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Future Satellite Gravity Field Missions: Feasibility Study of Post-Newtonian Method

  • R. MayrhoferEmail author
  • R. Pail
Conference paper
Part of the International Association of Geodesy Symposia book series (IAG SYMPOSIA, volume 136)

Abstract

Modern satellite gravity field recovery missions use accelerometric, intersatellite tracking or gradiometric observables for deducing gravity field related data. In this study an alternative observable type for gravity field recovery, the relativistic frequency shift, is investigated. As Einstein stated in his general theory of relativity, gravity can be considered as attribute of space-time. In this view mass alters the geometric shape of the metric tensor. Moreover mass, respectively gravity, has effects on electromagnetic wave propagation [Einstein (Annalen der Physik 35:898–908 1911)]. Although these relativistic effects are quite small and difficult to measure, with upcoming atomic clocks which have sufficient accuracy and short-term stability it will be possible to derive meaningful gravity related information. Since relativistic effects are used this method is called Post-Newtonian method. The main target of this paper is to demonstrate the validity of the derived relativistic equations.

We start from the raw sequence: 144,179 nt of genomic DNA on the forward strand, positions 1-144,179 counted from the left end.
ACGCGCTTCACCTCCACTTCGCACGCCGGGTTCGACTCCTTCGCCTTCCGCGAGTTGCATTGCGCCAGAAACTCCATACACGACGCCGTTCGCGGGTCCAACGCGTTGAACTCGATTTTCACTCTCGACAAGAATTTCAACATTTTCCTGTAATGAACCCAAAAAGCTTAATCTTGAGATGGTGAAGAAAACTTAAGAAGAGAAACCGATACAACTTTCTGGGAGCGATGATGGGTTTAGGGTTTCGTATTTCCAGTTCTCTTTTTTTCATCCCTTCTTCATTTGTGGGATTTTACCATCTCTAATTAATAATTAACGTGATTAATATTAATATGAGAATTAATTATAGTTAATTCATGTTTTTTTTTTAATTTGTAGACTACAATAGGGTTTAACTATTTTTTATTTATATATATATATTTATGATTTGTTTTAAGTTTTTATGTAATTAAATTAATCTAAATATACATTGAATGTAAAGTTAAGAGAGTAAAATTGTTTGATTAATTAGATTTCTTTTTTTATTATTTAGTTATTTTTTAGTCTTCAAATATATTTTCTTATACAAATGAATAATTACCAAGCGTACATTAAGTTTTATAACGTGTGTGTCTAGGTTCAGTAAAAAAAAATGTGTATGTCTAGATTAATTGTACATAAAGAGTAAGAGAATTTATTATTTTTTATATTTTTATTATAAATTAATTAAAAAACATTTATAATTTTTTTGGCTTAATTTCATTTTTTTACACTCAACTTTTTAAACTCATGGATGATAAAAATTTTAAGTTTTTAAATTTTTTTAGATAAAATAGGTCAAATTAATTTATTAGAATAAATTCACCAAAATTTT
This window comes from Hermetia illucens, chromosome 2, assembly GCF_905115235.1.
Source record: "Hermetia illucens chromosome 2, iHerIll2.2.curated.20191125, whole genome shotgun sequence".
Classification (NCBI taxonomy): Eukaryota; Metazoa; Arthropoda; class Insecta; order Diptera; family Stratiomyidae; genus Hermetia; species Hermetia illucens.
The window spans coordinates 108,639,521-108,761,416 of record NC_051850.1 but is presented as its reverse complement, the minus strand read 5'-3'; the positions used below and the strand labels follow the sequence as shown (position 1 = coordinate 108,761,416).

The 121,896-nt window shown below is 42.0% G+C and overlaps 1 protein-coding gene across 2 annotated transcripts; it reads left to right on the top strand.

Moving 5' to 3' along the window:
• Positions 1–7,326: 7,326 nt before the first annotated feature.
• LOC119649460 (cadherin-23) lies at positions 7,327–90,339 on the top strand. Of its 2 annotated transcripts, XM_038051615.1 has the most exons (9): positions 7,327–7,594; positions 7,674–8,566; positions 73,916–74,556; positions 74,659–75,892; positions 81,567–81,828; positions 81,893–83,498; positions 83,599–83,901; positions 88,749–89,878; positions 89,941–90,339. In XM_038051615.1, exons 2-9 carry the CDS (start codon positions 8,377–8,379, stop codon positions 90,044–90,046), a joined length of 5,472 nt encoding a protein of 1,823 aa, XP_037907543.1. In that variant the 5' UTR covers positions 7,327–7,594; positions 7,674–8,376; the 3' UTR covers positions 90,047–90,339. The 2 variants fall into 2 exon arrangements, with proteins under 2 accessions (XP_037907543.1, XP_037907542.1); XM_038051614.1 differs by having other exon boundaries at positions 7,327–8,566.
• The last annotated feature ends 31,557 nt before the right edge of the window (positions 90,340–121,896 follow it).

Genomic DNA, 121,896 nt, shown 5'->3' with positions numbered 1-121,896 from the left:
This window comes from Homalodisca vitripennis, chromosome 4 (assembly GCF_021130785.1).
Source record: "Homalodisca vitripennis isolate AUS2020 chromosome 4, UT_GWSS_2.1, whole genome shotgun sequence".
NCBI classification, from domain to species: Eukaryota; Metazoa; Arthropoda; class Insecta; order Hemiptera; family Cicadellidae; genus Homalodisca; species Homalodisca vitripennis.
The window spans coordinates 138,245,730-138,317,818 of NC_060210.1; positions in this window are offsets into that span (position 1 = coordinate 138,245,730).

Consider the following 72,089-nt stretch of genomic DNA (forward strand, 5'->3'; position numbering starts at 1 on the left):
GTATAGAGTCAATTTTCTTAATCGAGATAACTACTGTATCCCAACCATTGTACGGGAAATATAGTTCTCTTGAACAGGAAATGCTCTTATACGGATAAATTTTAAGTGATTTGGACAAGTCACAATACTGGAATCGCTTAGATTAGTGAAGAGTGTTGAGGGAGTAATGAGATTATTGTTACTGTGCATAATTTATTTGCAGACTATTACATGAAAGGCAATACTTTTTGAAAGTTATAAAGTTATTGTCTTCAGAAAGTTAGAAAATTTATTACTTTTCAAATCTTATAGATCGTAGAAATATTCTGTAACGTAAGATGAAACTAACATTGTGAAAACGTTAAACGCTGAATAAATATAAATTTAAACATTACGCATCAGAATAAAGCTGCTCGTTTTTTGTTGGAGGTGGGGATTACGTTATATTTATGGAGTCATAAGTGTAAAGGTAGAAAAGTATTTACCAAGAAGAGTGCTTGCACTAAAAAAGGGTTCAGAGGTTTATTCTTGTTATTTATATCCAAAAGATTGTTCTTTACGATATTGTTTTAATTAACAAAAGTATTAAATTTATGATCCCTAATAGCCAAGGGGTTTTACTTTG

The scientific quality of the relativistic frequency shift observed by means of highly accurate atomic clocks is investigated. In our basic scenario a low earth orbit (LEO) sends an electromagnetic wave to a receiver. The reference station determines the frequency shift of the signal, which is connected to the time dilatation between the atomic clock of the satellite and an identical atomic clock nearby the receiver. A simplified, mathematical model for numerical simulations of this configuration is presented. The effect of different error sources are investigated by numerical closed-loop simulations. Thus, the performance requirements of atomic clocks, position and velocity determination and limiting factors for deducing earth’s gravity field can be derived.

Keywords

Gravity Field Gravity Potential Satellite Laser Range Atomic Clock Gravity Field Recovery 
These keywords were added by machine and not by the authors. This process is experimental and the keywords may be updated as the learning algorithm improves.

Notes

Acknowledgements

We would like to thank L. Vitushkin and an anonymous reviewer for their valuable comments which helped to improve the manuscript.

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Copyright information

© Springer-Verlag Berlin Heidelberg 2012

Authors and Affiliations

  1. 1.Institute of Navigation and Satellite GeodesyGraz University of TechnologyGrazAustria

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